Everyone’s a critic. It’s never been more true. As I watch the presidential election cycle unfold in the news, criticism is everywhere. And it’s brutal. Often exaggerated and sometimes untrue even in the face of facts to the contrary, we live in a time when all voices are heard, and that’s a good thing, but it makes the art of using criticism as a tool a much more complicated process.
As a musician, criticism has always been a part of my life. As a student, it was essential. The journey of learning to play a musical instrument is full of blind spots, pitfalls, and challenges of all kinds. It is also highly subjective, which is one reason the world has such an array of artistic variety. That said, I learned early on to try and process criticism – to separate the pearls of wisdom from the rocks and barbs, so to speak. When I began to develop a system for benefitting from the valid without being destroyed by the random, criticism became an almost welcome event.
Most thinking folks know it’s important to stand up for what we believe and defend it in a rational way, whether it’s an artistic interpretation or a political perspective. When I was a teenager, I entered a new realm of scrutiny as a musician and as a result, created a sort of mental “processing plant” for criticism. First and foremost, I knew I needed to listen to it or risk missing vital feedback that could help me get better. However, I also needed a constructive process for sifting the useful from the less useful information.
Did harsh criticism hurt? Sure. A teacher once said that my fingers and arms were too long and unwieldy to play any instrument well. I remember being told that my playing was too rhythmic, too fast, too expressive, too loud, too soft, too introspective, too everything – and at some given moment and in some given piece, my playing was probably all of those things. But the cacophony of criticism is deafening unless we learn to separate ego from intellect and sort through it, one item at a time. That’s where the “processing plant” comes in. I learned that the first question I needed to ask was: does even a small part of me agree with the criticism? No excuses – just how true was it in that moment of review? Another question I ask is: could there be any motivation but truth-telling in the critic? This is a hard one, because criticism is subjective by nature. But I have to ask this question because if I don’t, I would become vulnerable in a nonproductive and often uncontrollable way. If I deem the critic a sound resource, I begin to experiment with the comment and see if it makes sense for me.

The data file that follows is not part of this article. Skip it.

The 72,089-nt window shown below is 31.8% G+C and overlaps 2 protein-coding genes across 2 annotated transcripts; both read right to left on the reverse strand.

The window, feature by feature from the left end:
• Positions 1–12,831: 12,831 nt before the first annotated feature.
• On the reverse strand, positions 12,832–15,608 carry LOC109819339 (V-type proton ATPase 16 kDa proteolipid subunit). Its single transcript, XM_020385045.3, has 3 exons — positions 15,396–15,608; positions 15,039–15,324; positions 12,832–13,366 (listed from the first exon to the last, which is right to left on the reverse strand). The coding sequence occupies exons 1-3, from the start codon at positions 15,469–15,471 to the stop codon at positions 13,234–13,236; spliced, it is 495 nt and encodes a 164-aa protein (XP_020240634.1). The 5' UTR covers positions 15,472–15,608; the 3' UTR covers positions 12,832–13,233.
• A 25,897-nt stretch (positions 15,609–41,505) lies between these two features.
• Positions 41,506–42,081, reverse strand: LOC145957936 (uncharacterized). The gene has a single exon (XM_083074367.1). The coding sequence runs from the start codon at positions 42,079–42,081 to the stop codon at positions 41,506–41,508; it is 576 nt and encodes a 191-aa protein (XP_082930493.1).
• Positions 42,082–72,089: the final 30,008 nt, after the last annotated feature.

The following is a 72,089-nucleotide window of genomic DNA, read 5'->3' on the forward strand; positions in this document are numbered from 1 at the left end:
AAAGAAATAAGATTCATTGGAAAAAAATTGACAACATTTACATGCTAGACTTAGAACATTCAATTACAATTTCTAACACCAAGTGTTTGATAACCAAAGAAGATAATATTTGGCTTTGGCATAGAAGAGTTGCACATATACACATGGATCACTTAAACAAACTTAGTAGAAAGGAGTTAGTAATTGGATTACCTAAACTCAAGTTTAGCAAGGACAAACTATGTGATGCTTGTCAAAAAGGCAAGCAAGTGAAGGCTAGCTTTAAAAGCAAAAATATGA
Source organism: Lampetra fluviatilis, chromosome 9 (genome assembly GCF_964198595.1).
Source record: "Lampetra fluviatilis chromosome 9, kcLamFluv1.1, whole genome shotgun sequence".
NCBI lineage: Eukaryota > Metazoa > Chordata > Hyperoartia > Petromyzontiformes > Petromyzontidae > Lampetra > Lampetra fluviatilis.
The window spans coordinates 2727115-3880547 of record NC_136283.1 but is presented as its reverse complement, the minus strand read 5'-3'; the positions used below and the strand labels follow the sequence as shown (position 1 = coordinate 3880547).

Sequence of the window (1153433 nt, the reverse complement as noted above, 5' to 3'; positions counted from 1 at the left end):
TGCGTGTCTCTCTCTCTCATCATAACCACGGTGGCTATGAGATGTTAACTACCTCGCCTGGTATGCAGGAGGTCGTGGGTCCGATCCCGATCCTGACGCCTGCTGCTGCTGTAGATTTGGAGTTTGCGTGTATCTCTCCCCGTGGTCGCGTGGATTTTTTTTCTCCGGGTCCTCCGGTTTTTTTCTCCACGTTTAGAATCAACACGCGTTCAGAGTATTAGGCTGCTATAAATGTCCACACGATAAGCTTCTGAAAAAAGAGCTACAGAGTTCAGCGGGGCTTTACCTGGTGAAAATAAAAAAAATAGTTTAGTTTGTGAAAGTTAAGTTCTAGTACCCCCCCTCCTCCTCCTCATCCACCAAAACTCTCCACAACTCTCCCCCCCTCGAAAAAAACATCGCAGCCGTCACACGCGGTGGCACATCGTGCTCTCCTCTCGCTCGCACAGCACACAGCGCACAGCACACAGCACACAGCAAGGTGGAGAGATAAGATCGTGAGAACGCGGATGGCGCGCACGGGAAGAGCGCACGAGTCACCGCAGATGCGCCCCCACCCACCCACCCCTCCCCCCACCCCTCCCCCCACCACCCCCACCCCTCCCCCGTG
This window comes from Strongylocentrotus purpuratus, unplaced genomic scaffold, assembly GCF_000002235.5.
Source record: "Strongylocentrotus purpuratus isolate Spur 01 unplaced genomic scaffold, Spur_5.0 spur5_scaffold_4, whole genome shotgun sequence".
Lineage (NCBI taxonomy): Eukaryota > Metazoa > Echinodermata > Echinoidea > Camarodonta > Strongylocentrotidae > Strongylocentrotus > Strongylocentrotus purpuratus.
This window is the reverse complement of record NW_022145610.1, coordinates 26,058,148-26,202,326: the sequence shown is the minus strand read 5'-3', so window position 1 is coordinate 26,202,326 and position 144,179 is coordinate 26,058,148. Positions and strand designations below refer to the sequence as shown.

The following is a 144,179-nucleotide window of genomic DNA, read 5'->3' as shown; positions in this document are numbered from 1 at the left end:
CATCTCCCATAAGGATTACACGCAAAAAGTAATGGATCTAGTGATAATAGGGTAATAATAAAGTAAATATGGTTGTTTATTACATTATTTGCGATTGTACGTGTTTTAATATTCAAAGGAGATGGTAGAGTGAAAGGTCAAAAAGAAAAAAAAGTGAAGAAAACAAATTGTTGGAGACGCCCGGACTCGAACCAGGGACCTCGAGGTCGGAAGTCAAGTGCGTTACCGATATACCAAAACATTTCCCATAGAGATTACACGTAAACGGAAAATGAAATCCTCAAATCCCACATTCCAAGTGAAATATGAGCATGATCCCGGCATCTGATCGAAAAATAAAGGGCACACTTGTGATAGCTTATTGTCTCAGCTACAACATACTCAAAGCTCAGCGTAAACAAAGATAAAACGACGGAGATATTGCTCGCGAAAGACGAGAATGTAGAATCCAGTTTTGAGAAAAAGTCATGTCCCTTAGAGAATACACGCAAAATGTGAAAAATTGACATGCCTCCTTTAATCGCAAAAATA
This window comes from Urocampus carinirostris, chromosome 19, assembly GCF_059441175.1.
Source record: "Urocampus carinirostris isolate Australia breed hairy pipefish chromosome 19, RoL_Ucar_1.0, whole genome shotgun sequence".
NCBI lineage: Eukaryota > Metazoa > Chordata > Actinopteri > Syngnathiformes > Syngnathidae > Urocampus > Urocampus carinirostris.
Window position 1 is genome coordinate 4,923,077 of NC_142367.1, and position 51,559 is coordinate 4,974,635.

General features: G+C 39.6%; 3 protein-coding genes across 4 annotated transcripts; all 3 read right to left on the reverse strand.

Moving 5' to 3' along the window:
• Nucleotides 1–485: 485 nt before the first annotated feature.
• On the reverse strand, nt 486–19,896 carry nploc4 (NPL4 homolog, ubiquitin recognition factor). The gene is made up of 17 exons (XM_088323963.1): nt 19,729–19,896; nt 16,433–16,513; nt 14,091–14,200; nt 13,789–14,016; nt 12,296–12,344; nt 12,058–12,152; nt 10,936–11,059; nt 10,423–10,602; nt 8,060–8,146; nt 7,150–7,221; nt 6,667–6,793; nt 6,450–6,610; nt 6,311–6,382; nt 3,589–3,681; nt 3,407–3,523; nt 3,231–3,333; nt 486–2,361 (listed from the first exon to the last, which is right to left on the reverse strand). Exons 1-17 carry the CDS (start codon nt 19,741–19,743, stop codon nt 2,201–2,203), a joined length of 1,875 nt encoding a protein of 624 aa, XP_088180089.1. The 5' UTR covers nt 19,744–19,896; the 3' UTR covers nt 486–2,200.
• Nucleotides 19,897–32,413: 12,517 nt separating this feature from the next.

The most important thing I’ve learned is to be truthful with myself. If my inner conversation is honest without being self-torturing, I will continue to improve. If my aim is to defend some ego-driven, external narrative, then I might as well quit. Art is a living form. We just need the tools and the wisdom to keep our perspectives fresh.
The essential challenge is in standing for who we are, what we see as our vision and how we can uniquely express our own voices in the face of criticism without either crumbling under the pressure of negative opinions or blindly charging on without the benefit of questioning and feedback. As a Greek myself I might be biased, but Aristotle and his fellow philosophers were really onto something. “Pan Metron Ariston,” which translates to “Moderation in All Things,” is a pretty good goal.
Easier said than done, but worth the lifelong quest.